Obviously I’m a big fan of Palpatine–with the exception of his resurrection in The Rise of Skywalker, which annoyed me to no end. But I won’t be writing about that here; I’m saving my rants about that particular movie for my forthcoming (hopefully in 2025!) book of essays about Star Wars in general. Seitz has the right of it throughout this article, and I sometimes wonder if some of the goofy tone George Lucas created in the Prequels is specifically designed to help hide Palpatine in the tall grass. I love how Palpatine doesn’t have one single overarching plan; he has a sequence of plans that he changes and alters to fit the circumstances that arise, each one always designed to get him just a bit more power. He doesn’t just show up and seize control; he instead makes his growing power seem totally reasonable at each step. It’s really quite amazing, in terms of structure.

The other one by Seitz: Dear Tim Cook: Be a Decent Human Being and Delete This Revolting Apple Ad.

During the Super Bowl broadcast of 1984, Apple debuted one of the most innovative and spectacular commercials ever made: Ridley Scott’s ad for the then-brand new MacIntosh home computer. It showed an auditorium full of lifeless human drones staring at a dictator-like figure ranting on a giant screen, followed by an athletic blonde woman (the only splash of color in the scene) bursting through the doors and hurling a hammer into the screen, symbolically destroying the oppressor.

Forty years later, Apple CEO Tim Cook took to social media to debut an ad for “iPad Pro: the thinnest product we’ve ever created, the most advanced display we’ve ever produced, with the incredible power of the M4 chip. Just imagine all the things it’ll be used to create.” 

The tonal opposite of the company’s most famous ad, it shows a stack of creative tools and imaginative objects being crushed in a giant press. 

Sonny and Cher sing “All I Ever Need is You” as the device destroys some of the most beautiful objects a creative person could ever hope to have, or see: a trumpet, camera lenses, an upright piano, paints, a metronome, a clay maquette, a wooden anatomical reference model, vinyl albums, a framed photo, and most disturbingly (because they suggest destructive violence against children’s toys, and against the child in all of us) a ceramic Angry Birds figure and a stack of rubber emoji balls.

I only watched the ad once, and I thought, “My God, what a wasteful and sickening enterprise, to imply that every single tool ever devised by humans to assist with creative work can now be replaced by this one electronic gewgaw.” This sentiment was not alone, and in fact, the backlash against this ad was so swift and sure that Apple has already apologized for it. Well, that’s good news, at least.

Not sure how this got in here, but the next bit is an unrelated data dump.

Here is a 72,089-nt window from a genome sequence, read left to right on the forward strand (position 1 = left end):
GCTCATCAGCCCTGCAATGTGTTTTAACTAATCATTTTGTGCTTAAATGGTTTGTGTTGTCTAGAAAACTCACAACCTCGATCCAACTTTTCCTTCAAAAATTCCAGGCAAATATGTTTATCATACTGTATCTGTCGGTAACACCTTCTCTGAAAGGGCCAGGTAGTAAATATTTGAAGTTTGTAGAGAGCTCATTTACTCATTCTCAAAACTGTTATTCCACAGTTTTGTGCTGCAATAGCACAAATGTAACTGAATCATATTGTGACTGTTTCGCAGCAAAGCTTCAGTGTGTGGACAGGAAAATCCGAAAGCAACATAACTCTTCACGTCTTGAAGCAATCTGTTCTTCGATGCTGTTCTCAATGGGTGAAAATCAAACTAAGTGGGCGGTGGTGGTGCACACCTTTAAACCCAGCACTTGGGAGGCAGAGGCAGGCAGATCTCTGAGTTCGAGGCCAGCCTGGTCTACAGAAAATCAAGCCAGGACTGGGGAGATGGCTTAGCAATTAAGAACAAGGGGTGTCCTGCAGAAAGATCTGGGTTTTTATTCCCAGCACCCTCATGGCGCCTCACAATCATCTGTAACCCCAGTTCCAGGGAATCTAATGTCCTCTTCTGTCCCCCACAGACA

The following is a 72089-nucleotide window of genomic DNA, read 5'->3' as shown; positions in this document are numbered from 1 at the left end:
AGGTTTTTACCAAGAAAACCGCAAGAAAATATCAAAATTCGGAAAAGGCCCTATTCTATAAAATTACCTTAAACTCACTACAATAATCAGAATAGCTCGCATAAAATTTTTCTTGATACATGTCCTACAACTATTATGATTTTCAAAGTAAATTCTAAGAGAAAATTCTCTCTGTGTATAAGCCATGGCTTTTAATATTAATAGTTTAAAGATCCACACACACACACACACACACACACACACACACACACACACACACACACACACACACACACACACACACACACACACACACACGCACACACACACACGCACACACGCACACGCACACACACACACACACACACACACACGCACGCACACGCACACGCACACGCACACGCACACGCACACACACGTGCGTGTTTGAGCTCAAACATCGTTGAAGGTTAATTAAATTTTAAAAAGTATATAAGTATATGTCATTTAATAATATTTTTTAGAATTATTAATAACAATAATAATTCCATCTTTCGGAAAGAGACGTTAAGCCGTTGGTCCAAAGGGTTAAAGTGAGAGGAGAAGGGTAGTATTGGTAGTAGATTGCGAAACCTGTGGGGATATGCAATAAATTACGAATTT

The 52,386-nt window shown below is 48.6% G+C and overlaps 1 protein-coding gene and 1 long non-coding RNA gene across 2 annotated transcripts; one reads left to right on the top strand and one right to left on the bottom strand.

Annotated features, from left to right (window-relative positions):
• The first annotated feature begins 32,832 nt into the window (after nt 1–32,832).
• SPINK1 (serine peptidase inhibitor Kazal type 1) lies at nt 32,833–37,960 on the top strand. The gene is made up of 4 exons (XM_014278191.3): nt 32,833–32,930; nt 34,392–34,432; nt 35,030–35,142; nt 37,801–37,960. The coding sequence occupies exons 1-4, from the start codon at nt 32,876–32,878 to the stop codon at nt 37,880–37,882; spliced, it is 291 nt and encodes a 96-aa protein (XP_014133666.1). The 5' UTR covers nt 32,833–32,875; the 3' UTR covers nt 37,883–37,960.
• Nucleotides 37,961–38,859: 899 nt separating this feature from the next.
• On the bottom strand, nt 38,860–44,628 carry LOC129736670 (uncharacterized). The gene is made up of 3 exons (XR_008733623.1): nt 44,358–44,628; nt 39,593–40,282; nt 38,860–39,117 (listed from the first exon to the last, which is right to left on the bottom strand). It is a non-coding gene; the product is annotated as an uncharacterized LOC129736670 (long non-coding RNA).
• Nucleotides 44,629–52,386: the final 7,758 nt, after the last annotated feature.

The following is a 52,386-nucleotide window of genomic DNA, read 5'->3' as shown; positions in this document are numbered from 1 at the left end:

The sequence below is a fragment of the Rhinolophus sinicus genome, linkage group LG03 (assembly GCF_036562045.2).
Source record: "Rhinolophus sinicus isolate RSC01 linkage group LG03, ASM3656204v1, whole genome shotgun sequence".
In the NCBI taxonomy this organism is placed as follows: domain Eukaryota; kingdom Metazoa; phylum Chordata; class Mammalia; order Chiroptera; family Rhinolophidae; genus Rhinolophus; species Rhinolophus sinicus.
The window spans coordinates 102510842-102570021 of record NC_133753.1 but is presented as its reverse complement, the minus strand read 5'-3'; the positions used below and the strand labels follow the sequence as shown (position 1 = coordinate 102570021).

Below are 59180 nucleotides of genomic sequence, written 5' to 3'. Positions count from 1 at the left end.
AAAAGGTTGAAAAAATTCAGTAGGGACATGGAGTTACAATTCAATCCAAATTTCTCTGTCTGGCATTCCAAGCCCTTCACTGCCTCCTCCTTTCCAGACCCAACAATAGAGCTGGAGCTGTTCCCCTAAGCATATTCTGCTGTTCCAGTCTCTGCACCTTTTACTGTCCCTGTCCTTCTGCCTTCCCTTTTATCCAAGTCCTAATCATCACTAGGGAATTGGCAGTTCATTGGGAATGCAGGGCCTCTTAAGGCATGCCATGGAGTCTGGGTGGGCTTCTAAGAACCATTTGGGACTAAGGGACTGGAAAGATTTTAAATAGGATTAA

::  I don’t recall how I ended up with a tab opened to the official site of artist Juliette Sandleitner, but I did, and her work is good! Check her out.

::  Dear Internet: Please Stop Making Me Think Articles About AI Are About “Weird Al” Yankovic.

On April 20th, the website Consequence of Sound ran an article confusingly titled “Drake Baits Kendrick Lamar with Weird AI Diss.” 

The internet collectively responded, “Huh?” This was followed shortly by, “Wait, what?” 

Because I am a forty-eight-year-old man who grew up with Weird Al Yankovic’s music and had the honor of collaborating with him on multiple books as an adult, I read that headline and wondered why Drake would bait Kendrick Lamar by dissing national treasure “Weird Al” Yankovic. 

What could that possibly accomplish? Why was Drake mad at “Weird Al” Yankovic? What did Al do to the Jewish Canadian former child star that made him want to attack him in his lyrics? 


(Note to self: Watch the “Weird Al” biopic movie one of these days.)

::  By the way, an aside here: I have no idea who Drake or Kendrick Lamar are and since they have been massively being discussed on social media of late, I’m feeling like I’ve landed on a strange planet.

::  One final recipe I’ve had open for a while, which I’ll probably attempt next fall when I make chili: Jalapeno cornbread with a lime-honey glaze.

And that’s all for now! Finally, my browser is more manageable again. Time to open up some more tabs!

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One Response to WHY are all these TABS OPEN????!!!!

  1. Roger says:

    I DO know who Kendrick Lamar is – I have one of his albums. He won a Pulitzer Prize for his music. rake is Candian. What the gripe is, however, is beyond my attention span to find out about it.